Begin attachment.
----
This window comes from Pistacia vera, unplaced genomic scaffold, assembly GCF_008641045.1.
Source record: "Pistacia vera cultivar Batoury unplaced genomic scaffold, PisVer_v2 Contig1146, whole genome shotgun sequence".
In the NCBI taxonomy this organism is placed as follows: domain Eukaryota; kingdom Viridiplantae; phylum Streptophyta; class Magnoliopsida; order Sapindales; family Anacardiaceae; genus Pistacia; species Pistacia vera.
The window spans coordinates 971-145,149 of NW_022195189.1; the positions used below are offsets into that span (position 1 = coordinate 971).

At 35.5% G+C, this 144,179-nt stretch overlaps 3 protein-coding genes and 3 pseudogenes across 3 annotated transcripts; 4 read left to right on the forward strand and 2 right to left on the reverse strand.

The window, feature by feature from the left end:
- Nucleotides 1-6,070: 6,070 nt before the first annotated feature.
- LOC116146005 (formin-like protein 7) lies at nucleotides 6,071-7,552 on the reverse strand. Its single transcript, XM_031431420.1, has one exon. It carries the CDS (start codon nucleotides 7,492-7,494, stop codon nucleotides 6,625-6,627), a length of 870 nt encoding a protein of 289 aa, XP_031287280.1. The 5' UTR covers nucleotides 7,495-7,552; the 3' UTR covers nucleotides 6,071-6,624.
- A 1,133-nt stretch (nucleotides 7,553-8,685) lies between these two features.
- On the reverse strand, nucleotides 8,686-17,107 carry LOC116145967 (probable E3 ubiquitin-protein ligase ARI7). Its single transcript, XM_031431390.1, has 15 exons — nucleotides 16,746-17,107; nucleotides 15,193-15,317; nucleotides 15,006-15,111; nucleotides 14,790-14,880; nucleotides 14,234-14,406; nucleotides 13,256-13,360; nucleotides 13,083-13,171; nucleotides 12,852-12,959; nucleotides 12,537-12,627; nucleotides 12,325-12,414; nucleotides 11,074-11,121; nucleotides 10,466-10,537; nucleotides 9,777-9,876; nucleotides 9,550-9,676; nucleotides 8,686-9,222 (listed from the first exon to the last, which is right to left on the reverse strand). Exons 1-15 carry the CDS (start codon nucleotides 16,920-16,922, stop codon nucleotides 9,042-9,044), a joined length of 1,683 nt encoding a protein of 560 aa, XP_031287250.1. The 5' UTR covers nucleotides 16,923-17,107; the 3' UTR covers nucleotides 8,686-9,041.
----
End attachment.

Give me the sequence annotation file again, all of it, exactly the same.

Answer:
This window comes from Pistacia vera, unplaced genomic scaffold, assembly GCF_008641045.1.
Source record: "Pistacia vera cultivar Batoury unplaced genomic scaffold, PisVer_v2 Contig1146, whole genome shotgun sequence".
In the NCBI taxonomy this organism is placed as follows: domain Eukaryota; kingdom Viridiplantae; phylum Streptophyta; class Magnoliopsida; order Sapindales; family Anacardiaceae; genus Pistacia; species Pistacia vera.
The window spans coordinates 971-145,149 of NW_022195189.1; the positions used below are offsets into that span (position 1 = coordinate 971).

At 35.5% G+C, this 144,179-nt stretch overlaps 3 protein-coding genes and 3 pseudogenes across 3 annotated transcripts; 4 read left to right on the forward strand and 2 right to left on the reverse strand.

The window, feature by feature from the left end:
- Nucleotides 1-6,070: 6,070 nt before the first annotated feature.
- LOC116146005 (formin-like protein 7) lies at nucleotides 6,071-7,552 on the reverse strand. Its single transcript, XM_031431420.1, has one exon. It carries the CDS (start codon nucleotides 7,492-7,494, stop codon nucleotides 6,625-6,627), a length of 870 nt encoding a protein of 289 aa, XP_031287280.1. The 5' UTR covers nucleotides 7,495-7,552; the 3' UTR covers nucleotides 6,071-6,624.
- A 1,133-nt stretch (nucleotides 7,553-8,685) lies between these two features.
- On the reverse strand, nucleotides 8,686-17,107 carry LOC116145967 (probable E3 ubiquitin-protein ligase ARI7). Its single transcript, XM_031431390.1, has 15 exons — nucleotides 16,746-17,107; nucleotides 15,193-15,317; nucleotides 15,006-15,111; nucleotides 14,790-14,880; nucleotides 14,234-14,406; nucleotides 13,256-13,360; nucleotides 13,083-13,171; nucleotides 12,852-12,959; nucleotides 12,537-12,627; nucleotides 12,325-12,414; nucleotides 11,074-11,121; nucleotides 10,466-10,537; nucleotides 9,777-9,876; nucleotides 9,550-9,676; nucleotides 8,686-9,222 (listed from the first exon to the last, which is right to left on the reverse strand). Exons 1-15 carry the CDS (start codon nucleotides 16,920-16,922, stop codon nucleotides 9,042-9,044), a joined length of 1,683 nt encoding a protein of 560 aa, XP_031287250.1. The 5' UTR covers nucleotides 16,923-17,107; the 3' UTR covers nucleotides 8,686-9,041.